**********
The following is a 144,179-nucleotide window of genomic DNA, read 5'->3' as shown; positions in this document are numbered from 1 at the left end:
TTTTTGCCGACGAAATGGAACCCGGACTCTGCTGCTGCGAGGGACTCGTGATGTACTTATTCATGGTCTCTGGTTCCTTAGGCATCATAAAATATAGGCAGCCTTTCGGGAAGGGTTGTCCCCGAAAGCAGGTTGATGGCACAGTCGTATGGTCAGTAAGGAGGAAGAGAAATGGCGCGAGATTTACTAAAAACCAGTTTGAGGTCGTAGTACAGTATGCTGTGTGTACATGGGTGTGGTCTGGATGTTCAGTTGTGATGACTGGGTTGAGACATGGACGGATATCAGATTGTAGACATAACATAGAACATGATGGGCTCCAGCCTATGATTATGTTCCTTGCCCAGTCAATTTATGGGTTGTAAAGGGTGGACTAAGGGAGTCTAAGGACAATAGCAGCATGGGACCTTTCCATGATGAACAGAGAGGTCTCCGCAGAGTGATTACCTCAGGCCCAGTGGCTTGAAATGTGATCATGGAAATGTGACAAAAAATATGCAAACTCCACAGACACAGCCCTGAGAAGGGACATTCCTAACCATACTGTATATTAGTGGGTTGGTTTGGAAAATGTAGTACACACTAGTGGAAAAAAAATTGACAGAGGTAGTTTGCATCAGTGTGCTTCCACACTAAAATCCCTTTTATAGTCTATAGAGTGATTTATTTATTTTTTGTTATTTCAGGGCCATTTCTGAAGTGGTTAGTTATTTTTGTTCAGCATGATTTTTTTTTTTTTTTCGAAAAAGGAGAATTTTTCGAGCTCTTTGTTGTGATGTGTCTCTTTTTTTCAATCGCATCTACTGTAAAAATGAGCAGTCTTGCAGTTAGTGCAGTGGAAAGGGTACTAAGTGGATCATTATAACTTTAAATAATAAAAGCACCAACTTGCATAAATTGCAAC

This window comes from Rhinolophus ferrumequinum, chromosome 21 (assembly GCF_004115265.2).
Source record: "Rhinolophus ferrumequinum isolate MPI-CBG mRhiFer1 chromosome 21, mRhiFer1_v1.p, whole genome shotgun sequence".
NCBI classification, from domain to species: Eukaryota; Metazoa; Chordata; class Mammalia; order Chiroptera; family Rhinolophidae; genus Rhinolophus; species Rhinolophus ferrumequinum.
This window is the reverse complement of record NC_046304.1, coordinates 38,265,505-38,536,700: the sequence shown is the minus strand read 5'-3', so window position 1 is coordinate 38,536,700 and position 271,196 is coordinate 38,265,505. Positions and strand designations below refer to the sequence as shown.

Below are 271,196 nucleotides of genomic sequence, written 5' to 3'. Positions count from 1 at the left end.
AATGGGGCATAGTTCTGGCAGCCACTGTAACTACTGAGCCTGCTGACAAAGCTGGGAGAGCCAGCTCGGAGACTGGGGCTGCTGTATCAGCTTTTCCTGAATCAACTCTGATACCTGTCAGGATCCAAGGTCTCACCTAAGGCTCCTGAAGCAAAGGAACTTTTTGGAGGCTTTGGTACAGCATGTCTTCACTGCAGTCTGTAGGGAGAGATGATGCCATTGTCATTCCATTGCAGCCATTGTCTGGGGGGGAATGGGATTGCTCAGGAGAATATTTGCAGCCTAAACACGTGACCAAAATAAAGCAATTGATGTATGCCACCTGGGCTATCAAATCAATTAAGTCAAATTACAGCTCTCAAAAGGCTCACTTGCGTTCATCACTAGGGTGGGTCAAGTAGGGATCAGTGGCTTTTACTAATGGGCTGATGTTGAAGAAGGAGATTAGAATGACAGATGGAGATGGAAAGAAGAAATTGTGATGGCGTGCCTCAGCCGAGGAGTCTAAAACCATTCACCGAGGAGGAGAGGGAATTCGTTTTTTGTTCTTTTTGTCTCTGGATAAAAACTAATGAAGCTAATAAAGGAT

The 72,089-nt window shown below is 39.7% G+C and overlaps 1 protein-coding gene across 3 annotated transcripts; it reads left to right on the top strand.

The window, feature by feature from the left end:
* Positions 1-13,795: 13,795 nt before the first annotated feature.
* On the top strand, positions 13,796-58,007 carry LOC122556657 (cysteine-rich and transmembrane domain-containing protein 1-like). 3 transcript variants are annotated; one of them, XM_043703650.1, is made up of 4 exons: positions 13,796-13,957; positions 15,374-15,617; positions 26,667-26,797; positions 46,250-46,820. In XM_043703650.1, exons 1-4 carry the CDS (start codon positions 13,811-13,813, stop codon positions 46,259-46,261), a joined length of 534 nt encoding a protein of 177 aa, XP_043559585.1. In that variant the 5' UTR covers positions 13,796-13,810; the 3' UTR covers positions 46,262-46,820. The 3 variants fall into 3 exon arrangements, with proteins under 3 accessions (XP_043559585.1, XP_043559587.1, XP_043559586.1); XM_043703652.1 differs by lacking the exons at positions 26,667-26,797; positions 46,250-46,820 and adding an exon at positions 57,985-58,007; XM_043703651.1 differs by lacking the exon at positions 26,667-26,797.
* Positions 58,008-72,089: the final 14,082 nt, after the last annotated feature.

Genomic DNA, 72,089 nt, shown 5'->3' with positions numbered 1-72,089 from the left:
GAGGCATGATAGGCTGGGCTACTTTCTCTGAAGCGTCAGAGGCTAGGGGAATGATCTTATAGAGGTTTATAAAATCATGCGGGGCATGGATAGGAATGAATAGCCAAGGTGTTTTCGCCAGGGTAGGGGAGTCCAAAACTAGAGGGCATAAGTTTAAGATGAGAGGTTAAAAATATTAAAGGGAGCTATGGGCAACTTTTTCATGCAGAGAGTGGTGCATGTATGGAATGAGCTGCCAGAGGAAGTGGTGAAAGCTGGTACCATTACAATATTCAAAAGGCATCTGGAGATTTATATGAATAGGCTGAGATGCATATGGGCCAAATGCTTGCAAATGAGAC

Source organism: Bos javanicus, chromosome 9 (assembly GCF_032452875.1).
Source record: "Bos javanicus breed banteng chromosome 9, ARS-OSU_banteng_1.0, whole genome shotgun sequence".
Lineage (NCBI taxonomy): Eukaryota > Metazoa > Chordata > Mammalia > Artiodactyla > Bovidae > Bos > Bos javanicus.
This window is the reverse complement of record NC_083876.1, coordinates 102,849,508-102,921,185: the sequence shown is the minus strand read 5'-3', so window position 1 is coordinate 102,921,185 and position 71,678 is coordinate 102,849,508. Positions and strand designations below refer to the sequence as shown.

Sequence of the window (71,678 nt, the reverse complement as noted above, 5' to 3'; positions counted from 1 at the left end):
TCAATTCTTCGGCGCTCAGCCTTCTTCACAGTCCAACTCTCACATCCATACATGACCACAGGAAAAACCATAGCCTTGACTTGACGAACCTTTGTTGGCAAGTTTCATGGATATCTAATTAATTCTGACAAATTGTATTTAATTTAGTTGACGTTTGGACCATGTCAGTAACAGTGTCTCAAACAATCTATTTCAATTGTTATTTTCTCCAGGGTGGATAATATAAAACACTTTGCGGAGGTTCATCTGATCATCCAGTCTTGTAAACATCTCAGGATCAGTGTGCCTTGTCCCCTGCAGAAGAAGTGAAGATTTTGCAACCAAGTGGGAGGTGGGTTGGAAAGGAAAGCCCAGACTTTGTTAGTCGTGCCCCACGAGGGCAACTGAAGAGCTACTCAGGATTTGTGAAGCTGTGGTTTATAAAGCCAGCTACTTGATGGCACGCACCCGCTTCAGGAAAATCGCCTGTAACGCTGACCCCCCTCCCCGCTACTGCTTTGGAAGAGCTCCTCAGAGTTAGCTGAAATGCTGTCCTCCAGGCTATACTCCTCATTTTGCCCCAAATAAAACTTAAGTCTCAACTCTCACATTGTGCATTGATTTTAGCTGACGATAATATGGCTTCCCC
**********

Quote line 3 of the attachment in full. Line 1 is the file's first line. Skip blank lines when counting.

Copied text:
This window comes from Rhinolophus ferrumequinum, chromosome 21 (assembly GCF_004115265.2).